these changes equate to a $9.48 monthly increase. The increase, although small, will raise revenues to provide sufficient funding levels for maintaining reliable electric service, providing adequate margins, and ensuring members receive the service they need to power their homes and businesses. The new rates will take effect on bills rendered in February 2024.

Net kWh rate change:




Bird-Watchers Hoot With Joy As


very winter, “snowbirds” who live in the colder northern parts of North America leave their three-season residences behind in a bid to escape the frigidness and snow. While they head to warm locales like Arizona, Florida, and Texas, there are actual snowbirds out there that seek out refuges a little less tropical. This is the reason elusive snowy owls can oftentimes be seen in Michigan—their own unique version of Florida.


Snowy owls live most of the year in the Arctic, and the majority of them stay there year-round. But from late October to December, in a phenomenon known as irruption, some birds will leave the tundra. Most will go to Canada and the northern United States, as well as parts of Asia and Europe. Every year is different—some years will see high numbers of the owls while, in others, you may be lucky to

6 JANUARY 2024

see one or two. “It waxes and wanes,” said Straits Area Audubon Society member Steve Baker. Baker says that owls that migrate the soonest to Michigan tend to first congregate around the Great Lakes, where it is still warm enough for them to hunt for ducks and other waterfowl. “You’ll see them on the shorelines and on piers and other structures around the lakes,” he said. But once the water freezes, they’ve got to find a new hunting ground. “They’ll head for places with fields and other flat, open grounds,” Baker said. “There aren’t any trees in the Arctic, so they’re heading to places that look like home.” He said they’ll often perch on barns, hay bales, utility poles, and fenceposts, where they keep constant watch for prey, mostly meadow voles, which are similar to the lemmings they eat the rest of the year.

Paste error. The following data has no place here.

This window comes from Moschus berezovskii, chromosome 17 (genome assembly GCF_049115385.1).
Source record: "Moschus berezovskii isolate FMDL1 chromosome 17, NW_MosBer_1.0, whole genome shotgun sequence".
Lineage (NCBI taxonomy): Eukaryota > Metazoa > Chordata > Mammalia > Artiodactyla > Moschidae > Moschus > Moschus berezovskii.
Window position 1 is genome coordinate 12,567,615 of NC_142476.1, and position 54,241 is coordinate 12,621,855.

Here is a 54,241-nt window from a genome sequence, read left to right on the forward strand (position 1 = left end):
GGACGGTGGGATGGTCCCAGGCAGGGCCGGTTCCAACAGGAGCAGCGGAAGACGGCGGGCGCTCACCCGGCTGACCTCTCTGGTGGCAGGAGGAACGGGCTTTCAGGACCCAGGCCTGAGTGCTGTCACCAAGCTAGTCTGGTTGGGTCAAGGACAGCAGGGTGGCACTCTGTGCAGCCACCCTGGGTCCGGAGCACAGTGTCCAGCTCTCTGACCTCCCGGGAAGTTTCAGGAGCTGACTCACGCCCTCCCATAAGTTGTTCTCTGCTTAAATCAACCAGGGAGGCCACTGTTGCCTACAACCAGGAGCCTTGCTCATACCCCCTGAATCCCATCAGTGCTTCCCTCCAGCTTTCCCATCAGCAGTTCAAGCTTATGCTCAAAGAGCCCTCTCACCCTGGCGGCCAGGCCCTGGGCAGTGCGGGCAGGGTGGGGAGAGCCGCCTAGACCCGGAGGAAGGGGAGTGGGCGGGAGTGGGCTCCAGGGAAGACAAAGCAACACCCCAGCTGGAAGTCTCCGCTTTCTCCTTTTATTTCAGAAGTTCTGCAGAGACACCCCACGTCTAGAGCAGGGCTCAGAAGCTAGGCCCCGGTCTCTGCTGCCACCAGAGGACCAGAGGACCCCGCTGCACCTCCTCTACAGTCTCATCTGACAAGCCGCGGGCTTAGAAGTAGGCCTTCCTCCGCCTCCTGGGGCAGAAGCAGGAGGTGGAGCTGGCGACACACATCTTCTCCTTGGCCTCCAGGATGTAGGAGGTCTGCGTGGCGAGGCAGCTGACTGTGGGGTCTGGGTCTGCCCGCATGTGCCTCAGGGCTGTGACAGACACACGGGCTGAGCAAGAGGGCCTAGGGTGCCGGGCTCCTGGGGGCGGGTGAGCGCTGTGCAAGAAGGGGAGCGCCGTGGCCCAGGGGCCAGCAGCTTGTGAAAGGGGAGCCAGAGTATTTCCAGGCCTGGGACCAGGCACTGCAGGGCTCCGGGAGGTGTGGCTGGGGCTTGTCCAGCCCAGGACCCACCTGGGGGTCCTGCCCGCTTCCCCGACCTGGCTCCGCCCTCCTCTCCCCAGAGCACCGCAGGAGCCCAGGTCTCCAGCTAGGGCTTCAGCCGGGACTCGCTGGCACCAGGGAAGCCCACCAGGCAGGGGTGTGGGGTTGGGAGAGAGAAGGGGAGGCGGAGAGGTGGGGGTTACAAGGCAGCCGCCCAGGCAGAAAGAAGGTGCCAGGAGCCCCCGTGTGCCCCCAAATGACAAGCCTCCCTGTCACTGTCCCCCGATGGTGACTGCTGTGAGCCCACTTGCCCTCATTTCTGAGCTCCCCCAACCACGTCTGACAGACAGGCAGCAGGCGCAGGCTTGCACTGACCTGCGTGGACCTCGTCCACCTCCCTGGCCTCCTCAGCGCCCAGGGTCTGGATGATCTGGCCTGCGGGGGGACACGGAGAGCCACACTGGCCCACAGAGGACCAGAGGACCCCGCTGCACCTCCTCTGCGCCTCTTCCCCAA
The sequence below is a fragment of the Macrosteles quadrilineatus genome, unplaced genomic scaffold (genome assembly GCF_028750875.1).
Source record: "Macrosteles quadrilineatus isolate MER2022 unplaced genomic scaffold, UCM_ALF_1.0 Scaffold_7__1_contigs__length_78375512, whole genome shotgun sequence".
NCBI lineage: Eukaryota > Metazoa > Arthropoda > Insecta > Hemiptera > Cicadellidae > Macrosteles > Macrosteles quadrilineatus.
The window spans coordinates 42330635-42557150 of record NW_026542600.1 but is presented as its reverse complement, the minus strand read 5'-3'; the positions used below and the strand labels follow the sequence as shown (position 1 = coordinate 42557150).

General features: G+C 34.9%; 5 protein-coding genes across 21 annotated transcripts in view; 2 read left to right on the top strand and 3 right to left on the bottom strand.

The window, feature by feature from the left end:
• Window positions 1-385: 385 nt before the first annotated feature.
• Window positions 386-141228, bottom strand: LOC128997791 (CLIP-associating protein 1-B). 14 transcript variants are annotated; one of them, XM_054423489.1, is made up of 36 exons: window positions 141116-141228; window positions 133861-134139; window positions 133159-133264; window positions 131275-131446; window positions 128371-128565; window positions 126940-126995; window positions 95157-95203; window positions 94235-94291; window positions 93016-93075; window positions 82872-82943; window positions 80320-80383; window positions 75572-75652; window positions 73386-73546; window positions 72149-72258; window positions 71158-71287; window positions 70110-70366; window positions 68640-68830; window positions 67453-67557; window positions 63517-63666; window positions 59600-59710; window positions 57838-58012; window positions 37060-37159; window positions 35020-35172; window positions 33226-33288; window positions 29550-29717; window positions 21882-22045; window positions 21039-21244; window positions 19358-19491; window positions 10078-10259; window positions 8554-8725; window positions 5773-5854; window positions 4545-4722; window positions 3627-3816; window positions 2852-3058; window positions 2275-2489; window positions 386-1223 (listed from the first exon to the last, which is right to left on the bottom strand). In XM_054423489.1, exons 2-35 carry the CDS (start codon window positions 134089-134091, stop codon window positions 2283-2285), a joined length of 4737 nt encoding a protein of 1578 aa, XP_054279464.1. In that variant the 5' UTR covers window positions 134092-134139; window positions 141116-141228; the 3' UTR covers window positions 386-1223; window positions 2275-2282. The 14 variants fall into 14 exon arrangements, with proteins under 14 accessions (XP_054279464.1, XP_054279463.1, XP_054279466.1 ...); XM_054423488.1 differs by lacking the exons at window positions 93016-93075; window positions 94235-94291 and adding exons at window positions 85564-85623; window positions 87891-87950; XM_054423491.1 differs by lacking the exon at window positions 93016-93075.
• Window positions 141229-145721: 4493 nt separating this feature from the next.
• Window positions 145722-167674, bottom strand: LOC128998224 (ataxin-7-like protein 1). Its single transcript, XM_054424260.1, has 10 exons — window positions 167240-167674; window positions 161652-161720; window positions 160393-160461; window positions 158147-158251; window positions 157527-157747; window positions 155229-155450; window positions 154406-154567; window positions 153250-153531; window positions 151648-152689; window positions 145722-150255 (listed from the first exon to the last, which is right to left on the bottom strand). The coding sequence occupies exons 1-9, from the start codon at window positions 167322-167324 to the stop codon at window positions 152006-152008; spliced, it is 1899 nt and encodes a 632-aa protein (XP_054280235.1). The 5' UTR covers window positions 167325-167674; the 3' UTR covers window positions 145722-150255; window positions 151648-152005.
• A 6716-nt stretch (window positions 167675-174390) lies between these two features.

The highest concentrations of snowy owls in Michigan are found in Rudyard, Pickford, and Sault townships.

While snowy owls have been found throughout the state, the most populous areas for the birds are the eastern Upper Peninsula and northern Lower Peninsula. But if you want the absolute best shot at observing these raptors, you’ll need to head to a small UP community about 30 miles north of St. Ignace—Rudyard Township. Baker, who as a member of the Audubon Society contributes to the society’s annual Christmas bird count, said the count finds that Rudyard almost always has the highest number of owls. Snowy owls like hay fields, and Baker says Rudyard residents will be happy to tell you that they have the best hay crop in the world. “Their hay is actually shipped down to Florida for racehorses,” Baker said. He says because Rudyard has clay soil that doesn’t drain well, regular crops are tough to grow, hence the focus on hay. In January 2019, Rudyard proclaimed itself the Snowy Owl Capital of Michigan.

and dusk. Look in structures that are low to the ground and also scan flat, snowy areas for irregularities. A dirty patch or lump just might be an owl facing away from you. With their sleek white plumage, bright yellow eyes, and wingspans of up to four feet long, these feathered friends are certainly captivating. “They are beautiful and they’re just great fun to look at,” Baker said. “Whether you’re an avid birder or not, snowy owls are just one of those birds that people get excited about.”

For more information, visit: straitsareaaudubon.com /StraitsAreaAudubonSociety

THE LEMMING/SNOW OWL CONNECTION In the Arctic, snowy owls feed on lemmings, which look like chubby hamsters. And they can eat a bunch—up to 1,600 a year! Because they’re so reliant on lemmings as a food source, their population cycles are linked. If lemmings are low, owls may wait to hatch young. Scarce lemming years translate into owl couples only having one or two offspring, and sometimes none at all. But lots of lemmings means Mom and Dad can provide for lots of babies, so they’ll lay more eggs. These baby booms typically result in irruption years, with the younger owls leaving in winter to avoid competing with adults for food. In peak lemming/owl reproduction years, young “snowie” sightings have been reported as far south as Texas and Florida.